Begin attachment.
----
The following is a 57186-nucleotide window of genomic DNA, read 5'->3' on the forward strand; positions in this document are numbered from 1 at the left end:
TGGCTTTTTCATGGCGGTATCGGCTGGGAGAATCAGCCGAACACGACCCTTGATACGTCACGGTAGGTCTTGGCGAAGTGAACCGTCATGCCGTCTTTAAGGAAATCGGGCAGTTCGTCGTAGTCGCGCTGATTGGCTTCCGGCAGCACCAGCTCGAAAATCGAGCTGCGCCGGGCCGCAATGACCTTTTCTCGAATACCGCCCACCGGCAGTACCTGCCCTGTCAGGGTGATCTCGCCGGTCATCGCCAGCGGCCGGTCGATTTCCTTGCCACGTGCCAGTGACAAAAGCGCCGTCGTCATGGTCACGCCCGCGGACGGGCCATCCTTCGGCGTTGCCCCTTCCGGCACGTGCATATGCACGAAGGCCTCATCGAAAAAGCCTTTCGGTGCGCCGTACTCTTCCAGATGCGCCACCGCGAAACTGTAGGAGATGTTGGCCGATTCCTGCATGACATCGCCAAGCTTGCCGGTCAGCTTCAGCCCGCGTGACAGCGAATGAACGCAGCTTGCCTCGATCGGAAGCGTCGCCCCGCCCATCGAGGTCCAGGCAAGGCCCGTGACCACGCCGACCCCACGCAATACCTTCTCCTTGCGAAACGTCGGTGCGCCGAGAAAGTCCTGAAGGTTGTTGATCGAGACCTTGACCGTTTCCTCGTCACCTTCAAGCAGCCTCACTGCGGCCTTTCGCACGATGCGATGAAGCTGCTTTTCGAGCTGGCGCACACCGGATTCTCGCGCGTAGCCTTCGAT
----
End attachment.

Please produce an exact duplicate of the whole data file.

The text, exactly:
The following is a 57186-nucleotide window of genomic DNA, read 5'->3' on the forward strand; positions in this document are numbered from 1 at the left end:
TGGCTTTTTCATGGCGGTATCGGCTGGGAGAATCAGCCGAACACGACCCTTGATACGTCACGGTAGGTCTTGGCGAAGTGAACCGTCATGCCGTCTTTAAGGAAATCGGGCAGTTCGTCGTAGTCGCGCTGATTGGCTTCCGGCAGCACCAGCTCGAAAATCGAGCTGCGCCGGGCCGCAATGACCTTTTCTCGAATACCGCCCACCGGCAGTACCTGCCCTGTCAGGGTGATCTCGCCGGTCATCGCCAGCGGCCGGTCGATTTCCTTGCCACGTGCCAGTGACAAAAGCGCCGTCGTCATGGTCACGCCCGCGGACGGGCCATCCTTCGGCGTTGCCCCTTCCGGCACGTGCATATGCACGAAGGCCTCATCGAAAAAGCCTTTCGGTGCGCCGTACTCTTCCAGATGCGCCACCGCGAAACTGTAGGAGATGTTGGCCGATTCCTGCATGACATCGCCAAGCTTGCCGGTCAGCTTCAGCCCGCGTGACAGCGAATGAACGCAGCTTGCCTCGATCGGAAGCGTCGCCCCGCCCATCGAGGTCCAGGCAAGGCCCGTGACCACGCCGACCCCACGCAATACCTTCTCCTTGCGAAACGTCGGTGCGCCGAGAAAGTCCTGAAGGTTGTTGATCGAGACCTTGACCGTTTCCTCGTCACCTTCAAGCAGCCTCACTGCGGCCTTTCGCACGATGCGATGAAGCTGCTTTTCGAGCTGGCGCACACCGGATTCTCGCGCGTAGCCTTCGAT